The UCM study of 489 of its patients with low vitamin D (less than 20 nanograms per milliliter of blood) had been tracked “within a year before being tested for COVID-19.” Patients whose deficiency went untreated were “almost twice as likely to test positive for COVID-19 compared to patients who had sufficient levels of the vitamin.” (https://medicine.uchicago.edu)
Supplements come into play particularly during the darker months of the year, October through April, when the sun isn’t at full power. We are going to work in the dark and return in the dark. People need to be in the sun for 30 minutes a day for our bodies to make vitamin D; direct sun exposure “converts a chemical in our skin into an active form of the vitamin.” (mayoclinic.org) Because of this synthesis, using sunscreen even a 15 SPF “reduces the benefit of sun exposure 99.9%.”
Older adults are also more likely to be vitamin D deficient due to the way the aging process affects the skin’s ability to absorb the vitamin in sunlight – and that’s during the warmer months as well. People with with dark skin tones will need more than 30 minutes a day because of the higher melanin levels of their skin. (LabCorp.com)
Vitamin and mineral supplements are sold in most supermarkets, chain stores, pharmacies, and through companies online, Puritan’s Pride being an example. Regarding the use of supplements, The Institute of Medicine informs (on its website), “In general, treatment with oral vitamin D does not seem to be associated with serious harms.”
Dr. Anthony S. Fauci, Director of the National Institute of Allergy and Infectious Diseases and head of the Coronavirus Task Force, said he takes vitamin D supplements. During a Sept. 24 Instagram Live broadcast, he said vitamin D deficiency “does have an impact on your susceptibility to infection. I would not mind recommending, and I do it myself, taking vitamin D supplements.”
There are dosage recommendations for adults based on recommended daily allowances (RDA) for vitamin D. The RDA is an estimate to meet or exceed adult needs based on minimal time in the sun: 600 IU/day for those aged 1 to 70 years, and 800 IU/day if over 70.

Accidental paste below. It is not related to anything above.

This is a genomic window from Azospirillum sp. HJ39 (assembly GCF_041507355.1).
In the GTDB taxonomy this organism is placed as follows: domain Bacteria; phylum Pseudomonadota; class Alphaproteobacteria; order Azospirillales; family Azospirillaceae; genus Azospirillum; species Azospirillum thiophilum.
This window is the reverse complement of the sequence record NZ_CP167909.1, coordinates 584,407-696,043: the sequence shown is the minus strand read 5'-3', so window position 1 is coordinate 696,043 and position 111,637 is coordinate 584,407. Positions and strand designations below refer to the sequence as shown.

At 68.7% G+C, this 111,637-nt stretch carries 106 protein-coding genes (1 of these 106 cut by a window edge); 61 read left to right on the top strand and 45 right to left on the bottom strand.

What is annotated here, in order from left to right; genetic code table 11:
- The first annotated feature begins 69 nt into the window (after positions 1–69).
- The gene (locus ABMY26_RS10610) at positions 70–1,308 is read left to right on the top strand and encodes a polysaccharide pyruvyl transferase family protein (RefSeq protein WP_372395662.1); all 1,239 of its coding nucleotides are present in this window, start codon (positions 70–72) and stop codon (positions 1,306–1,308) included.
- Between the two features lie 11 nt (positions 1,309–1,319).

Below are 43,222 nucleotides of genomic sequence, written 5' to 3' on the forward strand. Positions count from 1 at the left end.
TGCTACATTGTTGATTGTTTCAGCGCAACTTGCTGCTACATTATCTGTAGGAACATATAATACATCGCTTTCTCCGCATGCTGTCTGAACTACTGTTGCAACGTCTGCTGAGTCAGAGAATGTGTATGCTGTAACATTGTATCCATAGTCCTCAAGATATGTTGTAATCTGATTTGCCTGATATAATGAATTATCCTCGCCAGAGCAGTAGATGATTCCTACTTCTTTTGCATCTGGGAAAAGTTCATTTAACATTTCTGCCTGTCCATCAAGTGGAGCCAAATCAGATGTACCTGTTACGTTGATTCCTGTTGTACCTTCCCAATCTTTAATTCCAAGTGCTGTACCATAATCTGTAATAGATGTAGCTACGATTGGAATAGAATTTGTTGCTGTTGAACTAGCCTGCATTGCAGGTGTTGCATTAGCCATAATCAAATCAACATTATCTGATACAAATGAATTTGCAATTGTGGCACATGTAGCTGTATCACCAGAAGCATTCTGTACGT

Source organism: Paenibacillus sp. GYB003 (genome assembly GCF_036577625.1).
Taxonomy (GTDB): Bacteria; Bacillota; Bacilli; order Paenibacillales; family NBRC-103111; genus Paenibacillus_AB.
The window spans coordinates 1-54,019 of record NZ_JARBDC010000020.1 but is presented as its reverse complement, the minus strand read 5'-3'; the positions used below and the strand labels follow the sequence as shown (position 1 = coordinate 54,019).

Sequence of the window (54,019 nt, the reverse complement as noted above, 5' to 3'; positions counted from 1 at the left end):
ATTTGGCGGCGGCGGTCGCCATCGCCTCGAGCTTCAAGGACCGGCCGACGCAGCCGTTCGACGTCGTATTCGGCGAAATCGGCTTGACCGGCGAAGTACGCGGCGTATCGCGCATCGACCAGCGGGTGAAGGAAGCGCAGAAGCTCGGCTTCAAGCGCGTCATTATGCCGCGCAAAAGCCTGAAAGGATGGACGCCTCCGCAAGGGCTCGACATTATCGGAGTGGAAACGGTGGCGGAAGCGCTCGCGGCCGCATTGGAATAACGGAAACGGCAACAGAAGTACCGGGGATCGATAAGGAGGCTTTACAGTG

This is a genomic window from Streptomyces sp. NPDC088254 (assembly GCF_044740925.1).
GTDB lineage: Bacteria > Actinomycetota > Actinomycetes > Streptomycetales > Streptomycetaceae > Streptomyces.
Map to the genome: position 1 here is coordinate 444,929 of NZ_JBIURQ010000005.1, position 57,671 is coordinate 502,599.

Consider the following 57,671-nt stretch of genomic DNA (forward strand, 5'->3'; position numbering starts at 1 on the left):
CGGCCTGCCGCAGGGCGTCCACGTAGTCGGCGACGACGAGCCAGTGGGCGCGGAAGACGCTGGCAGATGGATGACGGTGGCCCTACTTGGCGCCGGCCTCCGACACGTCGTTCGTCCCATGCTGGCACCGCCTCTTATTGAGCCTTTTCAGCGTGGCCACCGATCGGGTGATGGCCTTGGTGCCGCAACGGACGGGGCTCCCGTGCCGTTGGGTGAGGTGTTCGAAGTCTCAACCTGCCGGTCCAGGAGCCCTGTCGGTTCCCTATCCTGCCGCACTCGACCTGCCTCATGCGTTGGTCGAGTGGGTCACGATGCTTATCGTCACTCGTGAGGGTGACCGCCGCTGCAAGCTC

If you are considering taking a vitamin D supplement, keep in mind there are medications this vitamin interacts or interferes with that may prohibit supplements. Some of these medications are listed on the National Institute of Health (NIH) / Office of Dietary Supplement website at https://ods.od.nih.gov. These include, but are not limited to, prednisone and other corticosteroid medicines that reduce inflammation; this reduces the body’s ability to handle vitamin D and leads to lower calcium absorption and of bone over time.
And bear this in mind before taking vitamin and mineral supplements: Some weight loss drugs, steroids, cholesterol lowering drug brands, among other maintenance medications, may have an interaction with these supplements. A complete list of drug interactions with vitamin D are on the NIH website at https://ods.od.nih.gov
One way to find out if you are vitamin D deficient is through a blood test ordered by your primary care physician (PCP) if he or she feels it is warranted. The most common blood test is the 25-hydroxyvitamin D (WebMD). Levels of 20 nanograms/milliliter to 50 ng/mL are considered adequate for healthy people. A level less than 12 ng/mL indicates vitamin D deficiency.